Proctor & Gamble restructured itself in in 2005 and set itself apart from its competitors by centralising its resources to an extent formerly considered impossible. Johnson & Johnson reconfigured by merging two of its units, Arbrook, Inc. and Jelco Laboratories, and became more innovative and profitable as a result.
Whichever approach you take to implementing organisational change, decide in advance what physical and human resources will be needed to support the transition, and make sure you provide them.
4) Consider what else needs to change
What else needs to change will vary dramatically depending on whether you are undergoing a restructuring or a reconfiguration.
In the case of a restructuring, it’s vital that all the aspects of the organisation that need to change do so quickly, and preferably simultaneously. This is particularly the case when operating in a fast-moving market. Failure to do so can paralyse the company. When HSBC introduced its new matrix structure it broke down existing country-based silos and trained managers to stimulate a more collaborative culture. They communicated openly, explained their thinking and laid out their plans, and so managed to avoid the pitfalls of misalignment.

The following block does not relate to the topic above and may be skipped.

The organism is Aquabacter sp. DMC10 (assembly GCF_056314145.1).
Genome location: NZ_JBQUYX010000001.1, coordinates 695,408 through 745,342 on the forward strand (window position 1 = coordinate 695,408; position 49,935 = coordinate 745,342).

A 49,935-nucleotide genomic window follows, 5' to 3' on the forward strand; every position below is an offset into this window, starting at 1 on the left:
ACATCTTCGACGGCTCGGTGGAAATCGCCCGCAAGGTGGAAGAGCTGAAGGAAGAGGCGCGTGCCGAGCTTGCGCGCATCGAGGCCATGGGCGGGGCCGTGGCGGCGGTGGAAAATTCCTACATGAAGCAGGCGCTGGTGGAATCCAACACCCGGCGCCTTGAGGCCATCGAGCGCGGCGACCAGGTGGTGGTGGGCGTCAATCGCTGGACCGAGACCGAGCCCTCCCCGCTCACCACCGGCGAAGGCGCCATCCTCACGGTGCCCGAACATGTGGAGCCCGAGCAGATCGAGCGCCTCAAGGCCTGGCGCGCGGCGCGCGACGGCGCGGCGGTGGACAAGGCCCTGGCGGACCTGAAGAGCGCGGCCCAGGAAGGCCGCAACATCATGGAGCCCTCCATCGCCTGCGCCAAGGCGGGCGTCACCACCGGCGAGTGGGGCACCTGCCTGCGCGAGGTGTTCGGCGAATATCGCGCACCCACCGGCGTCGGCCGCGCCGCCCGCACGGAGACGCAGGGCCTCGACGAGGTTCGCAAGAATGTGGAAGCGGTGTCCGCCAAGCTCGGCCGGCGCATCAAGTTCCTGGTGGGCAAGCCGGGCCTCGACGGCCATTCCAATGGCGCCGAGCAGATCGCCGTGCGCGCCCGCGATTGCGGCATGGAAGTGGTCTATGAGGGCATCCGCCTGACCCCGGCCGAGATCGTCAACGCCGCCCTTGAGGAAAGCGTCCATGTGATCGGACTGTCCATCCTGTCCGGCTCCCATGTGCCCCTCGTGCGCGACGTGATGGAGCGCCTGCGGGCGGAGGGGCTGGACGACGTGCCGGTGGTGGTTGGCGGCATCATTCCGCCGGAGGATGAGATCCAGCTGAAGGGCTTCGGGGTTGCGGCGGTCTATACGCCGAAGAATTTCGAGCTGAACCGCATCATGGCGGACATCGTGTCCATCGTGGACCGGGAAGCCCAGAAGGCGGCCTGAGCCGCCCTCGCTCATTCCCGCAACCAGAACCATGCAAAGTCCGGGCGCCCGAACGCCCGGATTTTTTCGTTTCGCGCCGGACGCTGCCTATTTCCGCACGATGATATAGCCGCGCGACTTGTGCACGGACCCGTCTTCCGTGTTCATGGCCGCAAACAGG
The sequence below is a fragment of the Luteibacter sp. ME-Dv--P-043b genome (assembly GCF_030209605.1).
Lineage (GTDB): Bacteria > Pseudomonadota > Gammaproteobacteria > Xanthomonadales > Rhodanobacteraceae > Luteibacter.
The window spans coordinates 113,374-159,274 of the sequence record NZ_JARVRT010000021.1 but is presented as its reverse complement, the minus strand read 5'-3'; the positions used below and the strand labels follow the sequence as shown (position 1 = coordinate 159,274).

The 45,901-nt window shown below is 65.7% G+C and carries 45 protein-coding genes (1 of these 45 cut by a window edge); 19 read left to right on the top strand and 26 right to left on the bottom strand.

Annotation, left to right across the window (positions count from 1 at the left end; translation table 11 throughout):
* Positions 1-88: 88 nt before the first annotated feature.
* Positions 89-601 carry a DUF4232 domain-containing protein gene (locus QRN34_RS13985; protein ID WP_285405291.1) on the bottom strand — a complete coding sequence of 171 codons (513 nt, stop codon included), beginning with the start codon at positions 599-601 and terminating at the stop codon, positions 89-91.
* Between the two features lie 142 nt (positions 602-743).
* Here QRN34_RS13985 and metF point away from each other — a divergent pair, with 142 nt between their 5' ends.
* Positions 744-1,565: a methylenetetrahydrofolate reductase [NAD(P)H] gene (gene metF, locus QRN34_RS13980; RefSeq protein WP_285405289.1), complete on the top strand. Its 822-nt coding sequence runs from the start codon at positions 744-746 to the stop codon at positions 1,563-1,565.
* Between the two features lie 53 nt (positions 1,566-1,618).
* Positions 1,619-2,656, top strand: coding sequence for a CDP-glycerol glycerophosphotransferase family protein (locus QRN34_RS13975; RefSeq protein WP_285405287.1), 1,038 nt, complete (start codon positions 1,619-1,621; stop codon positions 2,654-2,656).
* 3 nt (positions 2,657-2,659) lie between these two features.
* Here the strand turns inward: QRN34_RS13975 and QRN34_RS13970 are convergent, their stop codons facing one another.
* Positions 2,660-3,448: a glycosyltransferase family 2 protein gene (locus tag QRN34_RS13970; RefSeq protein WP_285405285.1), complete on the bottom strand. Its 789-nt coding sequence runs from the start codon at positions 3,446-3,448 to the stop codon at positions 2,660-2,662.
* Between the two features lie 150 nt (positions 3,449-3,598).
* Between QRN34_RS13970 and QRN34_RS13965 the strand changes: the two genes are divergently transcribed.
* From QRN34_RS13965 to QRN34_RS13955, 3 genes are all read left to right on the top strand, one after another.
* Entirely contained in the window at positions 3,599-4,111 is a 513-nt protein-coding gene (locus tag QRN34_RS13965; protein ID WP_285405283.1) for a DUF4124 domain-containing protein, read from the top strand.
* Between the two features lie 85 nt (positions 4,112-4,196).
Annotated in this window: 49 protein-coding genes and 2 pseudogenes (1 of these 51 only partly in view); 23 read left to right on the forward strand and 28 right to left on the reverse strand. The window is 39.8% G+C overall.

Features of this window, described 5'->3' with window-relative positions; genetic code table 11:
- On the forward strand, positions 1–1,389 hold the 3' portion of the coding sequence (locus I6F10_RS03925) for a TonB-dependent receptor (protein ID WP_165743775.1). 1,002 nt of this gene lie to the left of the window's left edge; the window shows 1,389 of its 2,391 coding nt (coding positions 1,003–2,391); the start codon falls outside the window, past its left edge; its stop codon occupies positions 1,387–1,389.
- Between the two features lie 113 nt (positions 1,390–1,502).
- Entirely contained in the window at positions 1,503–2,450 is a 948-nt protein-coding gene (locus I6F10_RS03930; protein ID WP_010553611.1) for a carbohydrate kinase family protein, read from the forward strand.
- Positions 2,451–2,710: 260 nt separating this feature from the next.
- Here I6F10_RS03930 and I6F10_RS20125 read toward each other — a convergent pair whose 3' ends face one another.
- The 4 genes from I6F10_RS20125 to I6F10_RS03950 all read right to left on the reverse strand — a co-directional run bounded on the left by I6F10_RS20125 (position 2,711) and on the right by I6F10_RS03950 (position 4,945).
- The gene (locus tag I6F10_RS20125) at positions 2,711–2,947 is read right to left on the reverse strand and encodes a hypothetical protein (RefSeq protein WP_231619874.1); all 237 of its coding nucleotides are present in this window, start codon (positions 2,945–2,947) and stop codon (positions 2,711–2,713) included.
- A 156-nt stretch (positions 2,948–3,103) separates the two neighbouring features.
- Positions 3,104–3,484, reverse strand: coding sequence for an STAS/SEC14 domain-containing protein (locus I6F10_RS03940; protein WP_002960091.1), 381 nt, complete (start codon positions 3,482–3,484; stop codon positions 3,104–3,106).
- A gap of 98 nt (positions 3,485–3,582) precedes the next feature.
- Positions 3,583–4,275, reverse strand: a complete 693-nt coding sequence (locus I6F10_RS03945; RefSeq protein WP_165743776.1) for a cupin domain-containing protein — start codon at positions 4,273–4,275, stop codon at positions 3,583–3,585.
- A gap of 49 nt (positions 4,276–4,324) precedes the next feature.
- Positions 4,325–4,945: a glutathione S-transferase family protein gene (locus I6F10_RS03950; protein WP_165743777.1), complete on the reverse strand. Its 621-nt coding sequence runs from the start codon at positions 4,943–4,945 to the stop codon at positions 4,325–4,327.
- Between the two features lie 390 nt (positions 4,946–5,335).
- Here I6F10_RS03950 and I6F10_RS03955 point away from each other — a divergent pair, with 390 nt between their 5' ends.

By contrast, in the case of a reconfiguration, the aim is to make sure that the changes only affect the targeted units, while leaving other areas of the company unchanged. This way you can create common ground during a time of disruption. When Accenture reconfigured its growth platforms into four in 2014, it retained its standardised approach to areas such as performance appraisal, IT systems and office culture and environment, resulting in relatively seamless changes.
Both restructuring and reconfiguration offer the CEO a vital and valid tool with which to reorganise the business. Leaders need to learn to successfully undertake both of these processes, and to clearly understand when to apply which approach. A balance needs to be achieved between well-spaced-out restructurings and more regular reconfigurations, bearing in mind that the latter shouldn’t be overdone to the point where chaos reigns.
A reorganisation of your business is your opportunity to accentuate your strengths and differentiate yourself from the competition as you either shake away the cobwebs or respond to external industry changes. Know why you are making the change, understand which type of change is required, and clearly define the scope of that change, and your chances of a successful reorganisation will greatly increase.